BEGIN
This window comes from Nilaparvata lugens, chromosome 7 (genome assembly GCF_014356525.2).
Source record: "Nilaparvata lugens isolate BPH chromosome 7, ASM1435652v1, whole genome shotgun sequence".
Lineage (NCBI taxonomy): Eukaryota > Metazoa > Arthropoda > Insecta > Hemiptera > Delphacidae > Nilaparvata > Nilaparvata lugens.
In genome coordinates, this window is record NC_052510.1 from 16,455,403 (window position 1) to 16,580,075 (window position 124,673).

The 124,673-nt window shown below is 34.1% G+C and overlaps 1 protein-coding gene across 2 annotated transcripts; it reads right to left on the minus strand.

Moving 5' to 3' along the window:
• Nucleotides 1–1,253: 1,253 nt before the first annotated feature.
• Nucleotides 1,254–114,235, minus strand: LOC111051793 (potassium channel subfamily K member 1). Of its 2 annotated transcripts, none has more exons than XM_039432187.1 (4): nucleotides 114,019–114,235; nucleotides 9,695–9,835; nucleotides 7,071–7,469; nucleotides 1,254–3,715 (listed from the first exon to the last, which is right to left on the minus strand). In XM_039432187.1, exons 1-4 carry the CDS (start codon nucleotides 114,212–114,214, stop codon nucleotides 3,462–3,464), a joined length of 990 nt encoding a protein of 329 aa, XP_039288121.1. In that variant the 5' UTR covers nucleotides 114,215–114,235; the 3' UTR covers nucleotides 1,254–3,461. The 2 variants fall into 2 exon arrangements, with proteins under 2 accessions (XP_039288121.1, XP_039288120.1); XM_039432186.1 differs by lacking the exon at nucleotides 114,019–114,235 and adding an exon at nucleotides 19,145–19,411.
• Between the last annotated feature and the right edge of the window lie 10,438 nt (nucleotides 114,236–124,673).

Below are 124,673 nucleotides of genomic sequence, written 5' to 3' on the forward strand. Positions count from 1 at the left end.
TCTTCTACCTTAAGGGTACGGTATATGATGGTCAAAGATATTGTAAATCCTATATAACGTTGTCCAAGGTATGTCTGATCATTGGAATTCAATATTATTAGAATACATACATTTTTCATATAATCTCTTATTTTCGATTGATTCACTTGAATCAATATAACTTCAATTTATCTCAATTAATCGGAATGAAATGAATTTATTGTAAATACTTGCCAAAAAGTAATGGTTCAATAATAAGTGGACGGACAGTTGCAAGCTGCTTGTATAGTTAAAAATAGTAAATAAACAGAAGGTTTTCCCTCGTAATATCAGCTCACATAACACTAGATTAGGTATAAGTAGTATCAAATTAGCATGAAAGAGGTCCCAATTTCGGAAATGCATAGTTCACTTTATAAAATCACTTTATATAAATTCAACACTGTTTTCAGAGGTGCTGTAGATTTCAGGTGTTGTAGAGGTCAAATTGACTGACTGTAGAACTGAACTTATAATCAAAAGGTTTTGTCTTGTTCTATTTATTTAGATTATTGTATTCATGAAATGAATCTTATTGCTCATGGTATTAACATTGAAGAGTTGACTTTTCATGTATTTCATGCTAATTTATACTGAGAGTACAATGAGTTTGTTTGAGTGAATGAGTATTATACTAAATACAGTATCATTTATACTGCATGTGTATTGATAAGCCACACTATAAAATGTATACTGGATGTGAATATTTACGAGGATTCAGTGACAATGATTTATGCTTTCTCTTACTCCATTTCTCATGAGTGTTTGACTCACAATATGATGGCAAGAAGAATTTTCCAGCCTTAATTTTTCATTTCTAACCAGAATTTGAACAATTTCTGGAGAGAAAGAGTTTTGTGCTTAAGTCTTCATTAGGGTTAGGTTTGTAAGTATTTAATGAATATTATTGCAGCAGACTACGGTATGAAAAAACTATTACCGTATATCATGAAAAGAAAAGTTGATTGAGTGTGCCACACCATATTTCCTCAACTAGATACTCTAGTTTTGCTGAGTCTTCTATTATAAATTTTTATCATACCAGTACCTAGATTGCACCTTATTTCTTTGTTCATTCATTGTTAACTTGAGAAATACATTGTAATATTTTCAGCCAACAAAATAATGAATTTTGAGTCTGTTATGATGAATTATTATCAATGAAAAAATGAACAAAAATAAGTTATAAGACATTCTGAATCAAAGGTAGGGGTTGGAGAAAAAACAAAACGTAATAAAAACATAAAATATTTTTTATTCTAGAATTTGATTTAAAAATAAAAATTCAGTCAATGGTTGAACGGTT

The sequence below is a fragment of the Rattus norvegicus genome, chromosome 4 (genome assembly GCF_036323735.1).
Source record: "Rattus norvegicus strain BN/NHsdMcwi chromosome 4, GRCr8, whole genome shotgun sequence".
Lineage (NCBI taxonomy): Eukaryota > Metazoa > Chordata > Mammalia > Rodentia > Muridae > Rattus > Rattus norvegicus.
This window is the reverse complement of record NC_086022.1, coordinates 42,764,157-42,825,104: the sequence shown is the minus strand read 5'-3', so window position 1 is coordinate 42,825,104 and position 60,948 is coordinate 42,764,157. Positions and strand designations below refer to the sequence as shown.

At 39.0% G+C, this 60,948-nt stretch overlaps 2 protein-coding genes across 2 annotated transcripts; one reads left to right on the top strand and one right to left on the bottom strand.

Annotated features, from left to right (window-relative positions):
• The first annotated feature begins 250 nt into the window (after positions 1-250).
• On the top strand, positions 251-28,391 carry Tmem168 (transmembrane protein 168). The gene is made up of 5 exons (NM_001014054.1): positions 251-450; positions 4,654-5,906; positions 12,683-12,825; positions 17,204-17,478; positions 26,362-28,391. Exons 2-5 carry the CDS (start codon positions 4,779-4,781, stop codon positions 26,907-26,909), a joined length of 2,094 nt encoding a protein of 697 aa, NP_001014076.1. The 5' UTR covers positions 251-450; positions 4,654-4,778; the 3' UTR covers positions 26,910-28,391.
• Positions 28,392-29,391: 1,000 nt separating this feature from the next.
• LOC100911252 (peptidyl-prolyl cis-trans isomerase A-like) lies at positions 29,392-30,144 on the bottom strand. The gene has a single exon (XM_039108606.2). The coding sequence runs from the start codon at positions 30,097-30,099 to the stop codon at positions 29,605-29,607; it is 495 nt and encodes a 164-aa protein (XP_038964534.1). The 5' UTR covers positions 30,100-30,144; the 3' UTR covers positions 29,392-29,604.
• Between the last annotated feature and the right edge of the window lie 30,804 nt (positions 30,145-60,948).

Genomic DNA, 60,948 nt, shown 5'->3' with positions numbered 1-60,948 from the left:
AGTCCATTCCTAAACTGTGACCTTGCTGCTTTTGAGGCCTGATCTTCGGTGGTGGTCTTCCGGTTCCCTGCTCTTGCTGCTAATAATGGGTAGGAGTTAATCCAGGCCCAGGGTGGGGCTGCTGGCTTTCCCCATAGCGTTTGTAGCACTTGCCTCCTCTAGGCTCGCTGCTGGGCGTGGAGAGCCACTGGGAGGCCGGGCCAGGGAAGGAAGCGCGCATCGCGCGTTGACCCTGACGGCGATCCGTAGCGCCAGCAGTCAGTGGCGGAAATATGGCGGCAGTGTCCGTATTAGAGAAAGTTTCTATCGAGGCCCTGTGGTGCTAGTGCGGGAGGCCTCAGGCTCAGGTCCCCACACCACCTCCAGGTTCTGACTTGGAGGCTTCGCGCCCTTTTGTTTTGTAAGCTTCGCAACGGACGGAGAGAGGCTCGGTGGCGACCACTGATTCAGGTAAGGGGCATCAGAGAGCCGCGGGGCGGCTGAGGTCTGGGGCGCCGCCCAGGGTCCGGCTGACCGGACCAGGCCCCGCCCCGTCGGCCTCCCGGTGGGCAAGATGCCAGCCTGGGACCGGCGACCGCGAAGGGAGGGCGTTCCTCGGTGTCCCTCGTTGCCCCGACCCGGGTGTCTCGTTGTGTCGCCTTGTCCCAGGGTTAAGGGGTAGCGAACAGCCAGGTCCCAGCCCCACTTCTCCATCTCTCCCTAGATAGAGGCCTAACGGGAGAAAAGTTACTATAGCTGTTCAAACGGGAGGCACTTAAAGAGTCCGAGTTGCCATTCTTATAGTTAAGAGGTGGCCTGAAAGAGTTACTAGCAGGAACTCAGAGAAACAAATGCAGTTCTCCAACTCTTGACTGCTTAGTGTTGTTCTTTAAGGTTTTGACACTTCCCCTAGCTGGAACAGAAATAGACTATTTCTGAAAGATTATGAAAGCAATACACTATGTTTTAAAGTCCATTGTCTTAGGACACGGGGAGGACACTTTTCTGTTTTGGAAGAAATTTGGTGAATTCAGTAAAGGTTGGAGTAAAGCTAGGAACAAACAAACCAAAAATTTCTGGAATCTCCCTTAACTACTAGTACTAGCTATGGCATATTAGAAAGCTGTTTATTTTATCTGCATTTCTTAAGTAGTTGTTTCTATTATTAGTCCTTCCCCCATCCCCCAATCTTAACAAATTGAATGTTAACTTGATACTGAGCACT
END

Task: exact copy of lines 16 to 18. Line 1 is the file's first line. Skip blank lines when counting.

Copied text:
At 39.0% G+C, this 60,948-nt stretch overlaps 2 protein-coding genes across 2 annotated transcripts; one reads left to right on the top strand and one right to left on the bottom strand.

Annotated features, from left to right (window-relative positions):
• The first annotated feature begins 250 nt into the window (after positions 1-250).